Perham, New York Mills schools move toward healthier meal program
With federal guidelines pushing for wholesome lunches, area schools are trying to find healthy alternatives that kids will still like to eat.
Take pizza as an example: to fit the guidelines, the crust must be made from whole wheat and the toppings need to have a lower fat and sodium content.
Making it that way, and still keeping it tasty, is the trick.
The guidelines do not become mandatory until 2014, but area schools have been slowly adjusting their menus over the past two years to get a jump on things.
Both Perham and New York Mills school districts are already where they need to be on sodium levels, and both have switched to the required milk type (fat free or 1 percent).
Both districts will also increase their fruit and vegetable serving sizes again, and will offer students extra servings of vegetables at no extra charge.
This year, NY Mills School will complete the switch from half whole grain to completely whole grain. Last year, the kitchen was still mixing in white pastas. Perham already is at full whole grain.
Regulations also call for legumes, or beans, to be offered at least once a week. And carbohydrates and meat servings will be limited.
For the first time, the serving sizes will also be adjusted to meet calorie needs depending on age level: kindergarten through fifth grade meals must be between 550-650 calories, sixth through eighth grade between 600-700 calories, and ninth through 12th between 750-850 calories.
Both districts are trying to meet all these regulations, while offering options that still taste good.
New York Mills food service supervisor, Anj Wiirre, said in an interview recently that chicken patties are not all the same - things like texture differ among brands. And though she knows she won't satisfy everyone's taste, she does try different brands until she finds one that most people like. She also tries to put the known favorites, like beef nachos, on the menu a couple of times a month.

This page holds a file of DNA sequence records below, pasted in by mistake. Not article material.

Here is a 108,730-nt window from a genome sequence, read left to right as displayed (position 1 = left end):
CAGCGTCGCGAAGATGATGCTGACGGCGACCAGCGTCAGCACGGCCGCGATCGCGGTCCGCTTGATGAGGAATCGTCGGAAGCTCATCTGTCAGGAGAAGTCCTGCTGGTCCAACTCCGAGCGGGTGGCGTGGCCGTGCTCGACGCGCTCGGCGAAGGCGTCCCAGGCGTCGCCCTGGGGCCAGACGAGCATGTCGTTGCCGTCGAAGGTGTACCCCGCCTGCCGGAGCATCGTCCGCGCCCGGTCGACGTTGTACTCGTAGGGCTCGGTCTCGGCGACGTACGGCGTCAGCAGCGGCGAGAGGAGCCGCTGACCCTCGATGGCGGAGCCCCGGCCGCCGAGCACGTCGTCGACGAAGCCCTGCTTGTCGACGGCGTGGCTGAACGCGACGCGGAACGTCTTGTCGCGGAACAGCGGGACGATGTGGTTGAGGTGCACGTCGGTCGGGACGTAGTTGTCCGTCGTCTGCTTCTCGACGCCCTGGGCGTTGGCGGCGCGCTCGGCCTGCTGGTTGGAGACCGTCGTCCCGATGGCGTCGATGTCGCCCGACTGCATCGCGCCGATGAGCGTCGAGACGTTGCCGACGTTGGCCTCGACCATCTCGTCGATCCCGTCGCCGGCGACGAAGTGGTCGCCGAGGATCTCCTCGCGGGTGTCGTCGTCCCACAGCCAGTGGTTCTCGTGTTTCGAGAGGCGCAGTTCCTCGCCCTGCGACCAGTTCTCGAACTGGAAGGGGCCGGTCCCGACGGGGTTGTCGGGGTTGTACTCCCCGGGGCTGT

The Perham district is partnering with Chartwells Food Service again to plan menus and manage the kitchen.
The NY Mills kitchen worked with Chartwells last year, but after high unexpected costs, the district decided to hire its own kitchen staff again.
NY Mills School is also taking part in a shared dietician program through Lakes Country Service Cooperative.
For 25 days throughout the school year, or 2.5 days a month, the dietician will be on hand to assist with the planning of menus to assure that nutritional requirements are being met, as well as all reports and records completed.
The dietician will also assist with menu adaptations for special diets. With a peanut allergy, or dairy allergy, for example, the kitchen will try to find alternatives that will fit the diet. The dietician's services cost $395 a day.
School lunches in both Perham and NY Mills will continue to offer multiple entrees per meal - one usually being a salad bar. As in the past, breakfast will be free for elementary students.
Although federal guidelines require schools to offer more fruits and vegetables, the fact remains that kids don't always eat them.
"I'm like their aunt," Wiirre said. "Always telling them to 'eat your vegetables.'"